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Flood-mitigation info sessions to begin Thursday

January 24, 2019
By MEGHAN BRADBURY ( , Lehigh Acres Citizen

A reminder: Lee County will hold three informational meetings for Phase 3 of its post-Hurricane Irma flood-mitigation efforts.

The meetings begin Thursday, with the first set for 4 to 6 p.m. at Wa-Ke Hatchee Recreation Center, 16760 Bass Road, Fort Myers.

The second is scheduled for Thursday, Jan. 31, at the Bonita Springs Library, 26876 Pine Ave., Bonita Springs, with the final session to be held Thursday, Feb. 7, at Veterans Park Recreation Center, 55 Homestead Road South here in Lehigh..

"The meetings are opportunities for the public to become aware of the work efforts under way," Lee County Natural Resources Director Roland Ottolini said. "Staff and consultants will be available to address questions. We will also have our new website,, on a computer and will be able to show attendees how they can use the website to follow the county's progress and obtain updates on Phase 3 in real time."

The third phase includes the necessary evaluation to identify long-term capital projects to relieve flooding.

"This requires collecting additional data and survey information where needed and developing computer models that stimulate the region's response to rainfall. Once a model is developed that accurately depicts existing conditions, proposed projects can be inserted into the model to see how well they perform in reducing the level and duration of flooding," Ottolini said. "The study will take approximately one year to complete. In the meantime, the county continues to use its resources to further clear obstructed waterways."

Phase 3 is being conducted by local engineering firms and Lee County Natural Resources. The firms were selected through a procurement process with Lee Board of County Commissioners approval.

Ottolini said numerous areas throughout Lee County were impacted by the rainfall and subsequent flooding from the August 2017 rain event and Hurricane Irma.

"Those hit the hardest include the communities of Lehigh Acres, the Villas, Island Park and Bonita Springs," he said. "The study is comprehensive in nature and covers most of Lee County south of the Caloosahatchee River. Those areas north of the Caloosahatchee were studied more recently and the studies remain valid today."

The first phase involved the initial post-storm clearing of blocked waterways where accessible, Ottolini said, adding that most of the work fell under the FEMA deadline of March 2018.

"Phase 2 efforts involved more in-depth field investigation and identified areas that needed additional attention," he said. "Phase 2 reports documented obstructions of water flow, such as blocked culverts, downed or overgrown vegetation, and sediment build-up. Information collected included type of obstruction, specific location, size of issue and photos. Additionally, the reports included overall observations, recommendations and ideas for long-term efforts to relieve flooding."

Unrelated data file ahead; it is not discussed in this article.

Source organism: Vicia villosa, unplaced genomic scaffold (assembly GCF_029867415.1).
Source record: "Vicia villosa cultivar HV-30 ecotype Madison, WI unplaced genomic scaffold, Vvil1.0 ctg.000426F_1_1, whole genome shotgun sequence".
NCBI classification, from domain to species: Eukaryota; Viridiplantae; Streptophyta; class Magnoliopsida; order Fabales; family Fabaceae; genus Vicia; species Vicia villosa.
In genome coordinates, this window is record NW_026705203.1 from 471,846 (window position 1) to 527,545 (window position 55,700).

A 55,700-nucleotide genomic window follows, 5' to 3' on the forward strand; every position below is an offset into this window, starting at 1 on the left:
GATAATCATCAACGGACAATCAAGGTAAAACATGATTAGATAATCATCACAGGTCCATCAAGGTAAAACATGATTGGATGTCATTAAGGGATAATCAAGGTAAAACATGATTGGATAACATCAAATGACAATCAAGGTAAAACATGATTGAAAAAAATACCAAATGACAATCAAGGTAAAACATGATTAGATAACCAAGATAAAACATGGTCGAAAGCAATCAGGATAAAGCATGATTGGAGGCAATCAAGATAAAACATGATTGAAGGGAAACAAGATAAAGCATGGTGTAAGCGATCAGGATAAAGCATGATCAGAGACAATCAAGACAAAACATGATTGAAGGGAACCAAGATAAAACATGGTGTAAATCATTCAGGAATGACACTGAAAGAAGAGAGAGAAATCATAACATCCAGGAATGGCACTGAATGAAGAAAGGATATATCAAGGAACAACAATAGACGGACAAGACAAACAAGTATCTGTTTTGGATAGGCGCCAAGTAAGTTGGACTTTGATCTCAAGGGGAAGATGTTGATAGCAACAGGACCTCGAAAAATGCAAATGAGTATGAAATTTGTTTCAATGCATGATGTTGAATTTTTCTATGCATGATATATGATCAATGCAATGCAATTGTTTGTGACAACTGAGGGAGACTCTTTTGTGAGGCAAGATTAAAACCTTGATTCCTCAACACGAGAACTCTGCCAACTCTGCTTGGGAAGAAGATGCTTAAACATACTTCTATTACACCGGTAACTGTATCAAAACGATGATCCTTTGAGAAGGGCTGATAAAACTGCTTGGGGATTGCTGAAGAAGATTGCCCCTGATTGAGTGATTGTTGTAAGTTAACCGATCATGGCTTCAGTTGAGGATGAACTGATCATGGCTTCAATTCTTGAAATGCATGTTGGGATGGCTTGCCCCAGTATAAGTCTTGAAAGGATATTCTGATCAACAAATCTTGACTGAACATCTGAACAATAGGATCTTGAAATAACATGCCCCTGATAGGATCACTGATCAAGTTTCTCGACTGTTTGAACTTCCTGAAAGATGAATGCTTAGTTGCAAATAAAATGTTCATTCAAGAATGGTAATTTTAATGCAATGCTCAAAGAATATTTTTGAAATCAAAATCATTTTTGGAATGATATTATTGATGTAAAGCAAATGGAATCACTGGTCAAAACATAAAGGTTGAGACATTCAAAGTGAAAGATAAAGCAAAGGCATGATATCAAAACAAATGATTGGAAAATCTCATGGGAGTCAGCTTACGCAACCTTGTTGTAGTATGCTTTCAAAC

The second phase also included the continued removal of blockages by the Lee County Department of Transportation and contractor workforces. Grants from the Natural Resources Conservation Service, a division of USDA, were obtained by the county to continue the efforts.

"Lee County, like many other Southwest Florida communities, is subject to tropical storms and commonly receives high intensity rainfall," Ottolini said. "Flooding is a natural occurrence. The ability to relive flood waters is limited due to the very flat terrain of our area. Low-lying areas will typically fill up in the rainy season and localized flooding can be expected in our neighborhoods almost annually. Our focus will be to recognize the threats to homes so that we can better plan for public safety."

More meetings will be planned this year before the study concludes.

Lee Board of County Commissioners and county staff efforts from the past year include:

- Sending regular e-blast communications on flood-mitigation efforts, which will now be replaced by the soon-to-be launched website;

- Creating a request-for-action process in which individual flooding situations were tracked;

- Continuing to clean, assess and maintain flow ways, ditches and canals;

- Attending community and neighborhood meetings to garner feedback;

- Approving an interlocal agreement with the South Florida Water Management District that helps the county and district join forces on flood-mitigation efforts. Specifically, the agreement had the district take over management and maintenance of 10 natural flow ways and waterbodies;

- Obtaining a U.S. Department of Agriculture's Natural Resources Conservation Service grant for sediment and debris removal in areas such at Ten Mile Canal;

- Working with the East Mullock Drainage District to remove debris from ditches from the San Carlos Park area; and,

- Dedicating a Lee Department of Transportation operations crew for clearing drain impediments in The Villas.

Those who need to request an auxiliary aid, or service for effective communication, or a reasonable modification to participate in meetings, can contact Joan LaGuardia at 239-533-2314, Florida Relay Service 711, or

The request should be made at least five business days in advance of the meeting and the accommodation will be provided at no cost.



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